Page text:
Japan to finance Walvis Bay Port expansion
Japan will help finance the Walvis Bay Port expansion, the country’s new Ambassador to Namibia told the Economist on Wendesday.
The Walvis Bay port expansion project, initially scheduled to start in 2011, has been stalled because of “ongoing consultations.” The incoming Japanese Ambassador to Namibia, Yutaka Yoshizaw told the Economist that Japan, through its International Coperation Agency (JICA), will fund the expansion of the port. He however, said it was too early to tell how much JICA will invest in the Walvis Bay port extension project as a number of finer details still needed to be finalised.
JICA was also responsible for carrying out the feasibility study of the port’s expansion in 2010.
Yoshizawa, who visits the coastal town this Friday together with a ten-member business delegation from his country, said once the expansion of the Walvis Bay port is completed, it will be “a very good gateway” for Japanese businesses coming into the sub Saharan region.
He said: “I am visiting Walvis Bay on Friday together with the business delegation. In fact JICA, the Japanese government’s arm of development assistance…. is interested in financing the expansion of the Walvis Bay port project. Once it is completed it will be a very good gateway for Japanese businesses coming into the sub Saharan region.” The Ambassador said while South Africa – where the majority of Japanese businesses are based- boasted of a number of good port facilities, quite often their facilities are fully engaged so additional port capacity in southern Africa will be very useful for Japanese companies doing business in the region. The expansion of the Port of Walvis Bay is expected to play a key role as a container transshipment hub on the southwest coast of Africa as well as a gateway to land-locked countries. It’s envisaged that the project would be financed from Namport’s own balance sheet and via funding sourced from international and local financial institutions and development funding. The expansion project consists of new container berths that will be built opposite the existing berths 1 to 8 of the commercial port. It will be on reclaimed land, connected to land by an access causeway at the southern end, near the Walvis Bay Yacht club area.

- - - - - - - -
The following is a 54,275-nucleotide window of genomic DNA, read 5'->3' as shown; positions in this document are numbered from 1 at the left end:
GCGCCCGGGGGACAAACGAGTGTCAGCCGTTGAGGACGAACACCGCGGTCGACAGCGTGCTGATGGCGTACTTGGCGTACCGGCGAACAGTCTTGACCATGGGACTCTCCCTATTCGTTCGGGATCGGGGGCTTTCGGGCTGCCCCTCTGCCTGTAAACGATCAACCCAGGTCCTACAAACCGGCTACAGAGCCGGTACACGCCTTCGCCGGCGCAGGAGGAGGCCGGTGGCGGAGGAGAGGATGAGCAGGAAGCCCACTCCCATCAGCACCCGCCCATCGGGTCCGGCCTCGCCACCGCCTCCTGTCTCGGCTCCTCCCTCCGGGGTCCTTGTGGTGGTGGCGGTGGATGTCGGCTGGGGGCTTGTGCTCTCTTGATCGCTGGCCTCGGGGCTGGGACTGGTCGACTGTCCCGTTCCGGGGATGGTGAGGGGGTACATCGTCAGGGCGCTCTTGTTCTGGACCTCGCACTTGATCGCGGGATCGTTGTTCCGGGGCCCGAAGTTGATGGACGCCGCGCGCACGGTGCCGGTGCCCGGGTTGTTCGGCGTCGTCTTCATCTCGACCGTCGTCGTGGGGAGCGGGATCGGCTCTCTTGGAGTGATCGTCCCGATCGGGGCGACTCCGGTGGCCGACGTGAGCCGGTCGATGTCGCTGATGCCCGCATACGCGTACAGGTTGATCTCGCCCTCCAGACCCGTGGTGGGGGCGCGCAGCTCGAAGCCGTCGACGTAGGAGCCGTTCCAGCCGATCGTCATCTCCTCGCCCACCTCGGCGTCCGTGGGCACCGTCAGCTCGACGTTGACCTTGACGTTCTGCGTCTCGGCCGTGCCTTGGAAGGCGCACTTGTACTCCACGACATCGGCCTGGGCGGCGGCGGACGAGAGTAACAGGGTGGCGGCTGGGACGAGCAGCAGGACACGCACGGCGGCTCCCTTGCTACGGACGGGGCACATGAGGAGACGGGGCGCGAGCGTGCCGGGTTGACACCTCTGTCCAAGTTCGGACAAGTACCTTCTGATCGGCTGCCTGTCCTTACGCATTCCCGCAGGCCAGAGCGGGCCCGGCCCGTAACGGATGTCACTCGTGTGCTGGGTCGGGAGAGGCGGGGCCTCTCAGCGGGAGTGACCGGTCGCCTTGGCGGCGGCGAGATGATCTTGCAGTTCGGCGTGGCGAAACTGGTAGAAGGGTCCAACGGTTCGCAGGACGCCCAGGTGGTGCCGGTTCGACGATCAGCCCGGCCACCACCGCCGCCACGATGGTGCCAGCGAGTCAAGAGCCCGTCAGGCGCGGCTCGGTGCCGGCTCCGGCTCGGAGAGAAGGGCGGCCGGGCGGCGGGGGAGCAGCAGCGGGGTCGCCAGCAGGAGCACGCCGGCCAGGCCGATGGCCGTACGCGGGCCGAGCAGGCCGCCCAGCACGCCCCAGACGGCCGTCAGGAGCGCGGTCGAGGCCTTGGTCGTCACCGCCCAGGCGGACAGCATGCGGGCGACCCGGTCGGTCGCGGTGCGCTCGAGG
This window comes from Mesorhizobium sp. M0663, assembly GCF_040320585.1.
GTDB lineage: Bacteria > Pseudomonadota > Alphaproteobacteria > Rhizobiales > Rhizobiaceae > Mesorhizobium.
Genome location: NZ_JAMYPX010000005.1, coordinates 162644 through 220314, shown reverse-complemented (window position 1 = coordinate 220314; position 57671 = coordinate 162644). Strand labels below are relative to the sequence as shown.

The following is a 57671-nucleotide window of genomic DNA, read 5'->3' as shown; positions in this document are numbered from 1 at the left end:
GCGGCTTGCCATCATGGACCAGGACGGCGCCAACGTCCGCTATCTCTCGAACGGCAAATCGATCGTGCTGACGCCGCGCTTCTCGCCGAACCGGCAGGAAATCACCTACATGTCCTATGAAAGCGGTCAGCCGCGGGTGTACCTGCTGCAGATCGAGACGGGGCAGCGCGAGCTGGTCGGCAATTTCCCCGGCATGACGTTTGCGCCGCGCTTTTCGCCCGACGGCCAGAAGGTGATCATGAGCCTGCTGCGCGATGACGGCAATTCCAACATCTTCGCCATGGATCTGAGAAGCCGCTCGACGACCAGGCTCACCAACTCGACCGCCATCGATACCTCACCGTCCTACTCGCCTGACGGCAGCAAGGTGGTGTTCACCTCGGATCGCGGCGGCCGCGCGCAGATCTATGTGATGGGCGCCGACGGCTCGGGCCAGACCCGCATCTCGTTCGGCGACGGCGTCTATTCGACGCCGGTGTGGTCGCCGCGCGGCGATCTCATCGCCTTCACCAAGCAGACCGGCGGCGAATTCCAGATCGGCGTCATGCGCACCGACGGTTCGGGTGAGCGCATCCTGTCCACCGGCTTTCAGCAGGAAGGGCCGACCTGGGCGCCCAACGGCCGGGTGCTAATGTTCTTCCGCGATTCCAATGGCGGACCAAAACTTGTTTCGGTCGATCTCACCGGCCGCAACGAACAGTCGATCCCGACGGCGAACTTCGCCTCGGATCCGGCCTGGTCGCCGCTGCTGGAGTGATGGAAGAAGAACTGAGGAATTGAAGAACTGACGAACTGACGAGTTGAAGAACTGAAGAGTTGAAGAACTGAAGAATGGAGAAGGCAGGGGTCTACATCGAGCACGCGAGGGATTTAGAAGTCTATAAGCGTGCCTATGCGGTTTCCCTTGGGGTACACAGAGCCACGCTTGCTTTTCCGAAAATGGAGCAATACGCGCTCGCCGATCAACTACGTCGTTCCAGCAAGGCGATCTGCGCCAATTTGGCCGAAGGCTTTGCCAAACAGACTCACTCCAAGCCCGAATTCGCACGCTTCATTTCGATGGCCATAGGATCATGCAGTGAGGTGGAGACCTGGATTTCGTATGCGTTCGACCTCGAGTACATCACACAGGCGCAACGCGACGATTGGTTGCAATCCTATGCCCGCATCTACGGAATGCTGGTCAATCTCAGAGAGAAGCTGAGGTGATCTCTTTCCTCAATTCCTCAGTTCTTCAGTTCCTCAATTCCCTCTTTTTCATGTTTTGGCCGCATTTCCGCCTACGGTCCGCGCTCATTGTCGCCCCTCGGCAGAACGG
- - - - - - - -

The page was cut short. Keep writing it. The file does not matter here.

Most of the reclaimed area is in relatively shallow water depths of between 1.5 metres and 5 metres below the sea. Material for reclamation will be sourced from dredging operations within the port area. This will result in the deepening of basins, berthing pockets as well as the deepening, widening and extension of the entrance channel from its current 6km length to about 8.2km. It was not immediately clear when construction of the project, mooted five years ago, would eventually start.